Muslims around the world celebrating Eid al-Adha

Muslims around the world are celebrating today Eid al-Adha, also known as the Feast of the Sacrifice, one of Islam's two major holydays.

The spiritual leader of Russian Muslims, the Chair of Russia’s Muslim Spiritual Administration Ravil Gainutdinov, in his address to Muslims, congratulated them on the holiday, noting that these days there are millions of Muslims from all over the world in Mecca united by faith.

Eid al-Adha services in Moscow will be held early in the morning in three mosques and two specially designated places in Sokolniki and Pechatniki.

Russian President Vladimir Putin congratulated all Russian Muslims with the Eid al-Adha holiday.

"Russia’s Muslim community plays a major creative role in the country’s life and contributes to strengthening inter-ethnic and inter-faith peace, to preserving family values and raising the younger generation," the Russian president said.

He pointed out that Eid al-Adha marks the end of the pilgrimage to the great sacred Muslim holy sites and holds "deep moral and spiritual significance."

"Today, Muslim fighters, drawing upon the historical, spiritual and patriotic traditions of their ancestors, are demonstrating selflessness, courage and bravery in the course of the special military operation, defending Russia shoulder to shoulder with their fellow soldiers," Putin added.

He also wished Russian Muslims good health and success.

The Eid al-Adha festival, also known as the Festival of Sacrifice, is marked on the 10th day of the 12th month of the Muslim lunar calendar and marks the end of Muslims’ pilgrimage to Mecca. The ceremony traditionally begins with sermons and prayers. The culmination is an animal sacrifice to commemorate the willingness of Prophet Ibrahim to sacrifice his son to God. However, just as Ibrahim was about to sacrifice his son, Allah provided a ram as a substitute.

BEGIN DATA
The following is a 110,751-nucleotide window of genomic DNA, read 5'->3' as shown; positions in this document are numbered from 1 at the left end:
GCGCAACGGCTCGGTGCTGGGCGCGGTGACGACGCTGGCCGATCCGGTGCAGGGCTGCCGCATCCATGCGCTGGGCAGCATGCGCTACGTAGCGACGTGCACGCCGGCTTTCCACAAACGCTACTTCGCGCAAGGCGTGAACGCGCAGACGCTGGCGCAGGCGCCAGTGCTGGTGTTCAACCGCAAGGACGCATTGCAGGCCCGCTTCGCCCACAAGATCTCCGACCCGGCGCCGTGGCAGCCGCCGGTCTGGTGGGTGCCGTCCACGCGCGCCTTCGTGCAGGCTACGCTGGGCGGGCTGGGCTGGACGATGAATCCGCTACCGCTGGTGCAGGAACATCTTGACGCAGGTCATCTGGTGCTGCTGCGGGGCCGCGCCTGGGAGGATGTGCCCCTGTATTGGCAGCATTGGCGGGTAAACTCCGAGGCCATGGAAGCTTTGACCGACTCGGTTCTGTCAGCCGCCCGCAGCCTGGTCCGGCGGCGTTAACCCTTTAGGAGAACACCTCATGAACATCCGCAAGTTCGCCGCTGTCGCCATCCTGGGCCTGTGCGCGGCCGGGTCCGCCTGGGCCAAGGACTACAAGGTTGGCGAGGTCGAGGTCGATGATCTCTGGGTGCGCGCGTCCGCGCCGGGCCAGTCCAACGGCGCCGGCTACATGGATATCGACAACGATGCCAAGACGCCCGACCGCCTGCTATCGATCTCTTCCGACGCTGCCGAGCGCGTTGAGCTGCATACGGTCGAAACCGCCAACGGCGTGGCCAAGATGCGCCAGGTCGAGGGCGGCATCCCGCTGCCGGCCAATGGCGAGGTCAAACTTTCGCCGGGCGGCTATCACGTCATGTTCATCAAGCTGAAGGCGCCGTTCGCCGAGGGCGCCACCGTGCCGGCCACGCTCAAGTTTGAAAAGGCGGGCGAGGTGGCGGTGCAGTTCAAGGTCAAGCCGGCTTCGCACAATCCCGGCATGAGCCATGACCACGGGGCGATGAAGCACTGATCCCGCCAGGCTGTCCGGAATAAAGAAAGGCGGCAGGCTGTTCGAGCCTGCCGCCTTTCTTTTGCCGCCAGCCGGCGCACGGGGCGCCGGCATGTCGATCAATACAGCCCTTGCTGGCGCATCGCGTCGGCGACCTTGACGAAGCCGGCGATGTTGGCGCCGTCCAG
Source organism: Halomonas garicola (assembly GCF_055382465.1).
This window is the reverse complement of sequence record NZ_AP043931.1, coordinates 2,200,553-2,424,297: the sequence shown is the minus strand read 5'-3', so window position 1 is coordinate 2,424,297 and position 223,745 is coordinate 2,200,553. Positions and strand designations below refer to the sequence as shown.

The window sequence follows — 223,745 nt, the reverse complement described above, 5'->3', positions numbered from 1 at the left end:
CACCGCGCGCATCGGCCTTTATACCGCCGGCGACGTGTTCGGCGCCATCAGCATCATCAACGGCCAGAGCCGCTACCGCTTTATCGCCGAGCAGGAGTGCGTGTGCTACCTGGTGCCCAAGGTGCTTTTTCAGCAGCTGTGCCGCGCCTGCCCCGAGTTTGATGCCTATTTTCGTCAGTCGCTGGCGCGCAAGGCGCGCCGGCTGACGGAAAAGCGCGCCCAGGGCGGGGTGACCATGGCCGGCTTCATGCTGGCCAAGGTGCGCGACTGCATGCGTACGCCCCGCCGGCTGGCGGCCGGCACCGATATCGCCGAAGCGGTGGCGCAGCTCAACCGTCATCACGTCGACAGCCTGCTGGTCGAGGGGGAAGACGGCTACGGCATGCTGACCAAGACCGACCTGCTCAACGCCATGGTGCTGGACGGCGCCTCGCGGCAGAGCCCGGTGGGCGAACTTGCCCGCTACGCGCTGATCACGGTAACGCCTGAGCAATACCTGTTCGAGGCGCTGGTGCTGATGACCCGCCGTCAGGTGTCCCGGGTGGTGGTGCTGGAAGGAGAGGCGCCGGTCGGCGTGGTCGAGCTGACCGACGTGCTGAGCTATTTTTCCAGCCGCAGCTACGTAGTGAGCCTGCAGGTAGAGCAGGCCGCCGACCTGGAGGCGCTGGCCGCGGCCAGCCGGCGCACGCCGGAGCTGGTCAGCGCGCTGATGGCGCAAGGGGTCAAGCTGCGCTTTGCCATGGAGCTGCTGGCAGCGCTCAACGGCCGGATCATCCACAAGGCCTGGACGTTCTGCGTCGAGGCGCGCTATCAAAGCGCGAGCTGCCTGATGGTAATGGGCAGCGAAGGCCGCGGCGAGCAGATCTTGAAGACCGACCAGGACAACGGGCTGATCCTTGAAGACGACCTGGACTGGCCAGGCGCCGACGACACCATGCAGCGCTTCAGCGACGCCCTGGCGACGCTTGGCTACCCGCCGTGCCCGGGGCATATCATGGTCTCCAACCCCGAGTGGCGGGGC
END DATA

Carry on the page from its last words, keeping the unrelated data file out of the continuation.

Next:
The date of the big Eid also varies every year, much like Eid al-Fitr. This year, it startув on June 28, although this can vary around the world.

The festival typically lasts for four days, during which Muslims participate in various religious rituals and activities. One of the central practices is the sacrifice of an animal, typically a sheep, goat, cow, or camel. This sacrifice is performed to emulate the willingness of Ibrahim and to remember his devotion to God.

In addition to the sacrifice, Muslims also engage in prayer, particularly the congregational prayer held in mosques or prayer grounds. This is performed in the morning and is followed by a sermon delivered by an imam.

Eid al-Adha is a time for Muslims to reflect on the values of sacrifice, obedience, and gratitude. It is a period for families to come together, share meals, exchange gifts, and extend acts of kindness to others.

Like Eid al-Fitr, it is a time of celebration, strengthening community bonds, and practising generosity by helping those in need.

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